Queen Of Christmas, Mariah Carey performs her holiday smash hits at the Beacon Theatre in 2014 in New York City. Dimitrios Kambouris/Getty Images for Maroon Ent

What makes Christmas music so lucrative?

Katherine Wiles Dec 23, 2020
Queen Of Christmas, Mariah Carey performs her holiday smash hits at the Beacon Theatre in 2014 in New York City. Dimitrios Kambouris/Getty Images for Maroon Ent

Each year, it seems to start a little earlier. Decorations hit the shelves the day after Halloween. Lights twinkle on houses days before Thanksgiving. Songs about an outcast, red-nosed reindeer and wintery wonderlands blast on supermarket speakers in a loop.

Christmas music is a major component of the season. And with seemingly every artist putting out a Christmas album (Snoop Dogg’s “Christmas In The Dogghouse” anyone?), it’s clearly a reliable money-maker. After all, the best way to spread holiday cheer is singing loud for all to hear

Christmas cash cow

But how do Christmas albums turn such a profit when they’re only relevant a few months out of the year — especially when album sales are down across the board? Well, people still give them as gifts, said Nate Sloan, assistant professor of musicology at USC’s Thornton School of Music. And it might be the one time of year people actually buy an album, he said. Sloan gives the example of the a cappella group Pentatonix, which had two of the best-selling holiday albums of the past decade.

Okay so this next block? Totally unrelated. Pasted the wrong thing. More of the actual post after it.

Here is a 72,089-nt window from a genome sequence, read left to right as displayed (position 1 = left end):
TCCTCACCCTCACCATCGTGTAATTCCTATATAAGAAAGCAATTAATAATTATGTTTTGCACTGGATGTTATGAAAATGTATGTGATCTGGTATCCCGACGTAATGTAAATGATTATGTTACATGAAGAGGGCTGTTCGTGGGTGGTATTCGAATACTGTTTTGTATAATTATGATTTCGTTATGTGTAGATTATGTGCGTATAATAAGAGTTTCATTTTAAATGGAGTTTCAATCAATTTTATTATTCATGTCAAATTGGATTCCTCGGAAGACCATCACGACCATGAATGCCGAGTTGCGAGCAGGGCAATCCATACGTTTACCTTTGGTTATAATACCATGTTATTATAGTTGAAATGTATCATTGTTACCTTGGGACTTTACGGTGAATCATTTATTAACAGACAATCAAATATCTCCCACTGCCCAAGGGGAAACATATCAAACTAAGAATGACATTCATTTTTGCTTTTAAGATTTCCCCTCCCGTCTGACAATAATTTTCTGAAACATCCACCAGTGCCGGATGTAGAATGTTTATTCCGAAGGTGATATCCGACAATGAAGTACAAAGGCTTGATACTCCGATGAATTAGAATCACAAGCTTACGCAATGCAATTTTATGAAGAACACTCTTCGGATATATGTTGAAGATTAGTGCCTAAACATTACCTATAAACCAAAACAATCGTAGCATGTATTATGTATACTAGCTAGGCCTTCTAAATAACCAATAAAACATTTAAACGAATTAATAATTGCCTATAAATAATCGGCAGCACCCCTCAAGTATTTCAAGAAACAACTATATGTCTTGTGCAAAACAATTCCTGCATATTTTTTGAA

“One of their regular releases, the album ‘PTX Vol. 3,’ sold about 200,000 copies, which is actually quite good for an album these days,” he said. “But their Christmas album, ‘That’s Christmas To Me,’ sold 1.4 million copies worldwide. So, it’s far above the baseline for typical album sales today.”

Christmas songs also do well on streaming services. The person performing the song does get some revenue from the streaming service, like Spotify, but the writers are the real winners here, said George Howard, associate professor of music business and management at Berklee College of Music.

Howard said streaming services like Spotify help strengthen the songs that are already hits by putting them on the Spotify-created playlists. Listeners then use Spotify’s playlists as a basis for their own, leading to a flywheel effect.

“It’s no longer about new Christmas songs being released; it’s about them being recycled,” he said. 

A firehose of money

So a song like Mariah Carey’s “All I Want For Christmas Is You” is a “monster revenue driver,” Howard said, for Carey and her co-writers. The real genius of Carey, though, is that she’s the performer, co-writer and co-producer on the Christmas classic, “so she’s got money coming in three different ways,” he said. And that money is adding up. One heavily cited estimate puts the song’s revenue at $60 million over the years, but Howard calculates it to be around $10 million a year.

For the songs that aren’t yet in the public domain, the writers and publishers of those songs receive royalties whenever the songs are streamed or played on the radio. And then again if the songs are licensed for TV commercials, movies or other media.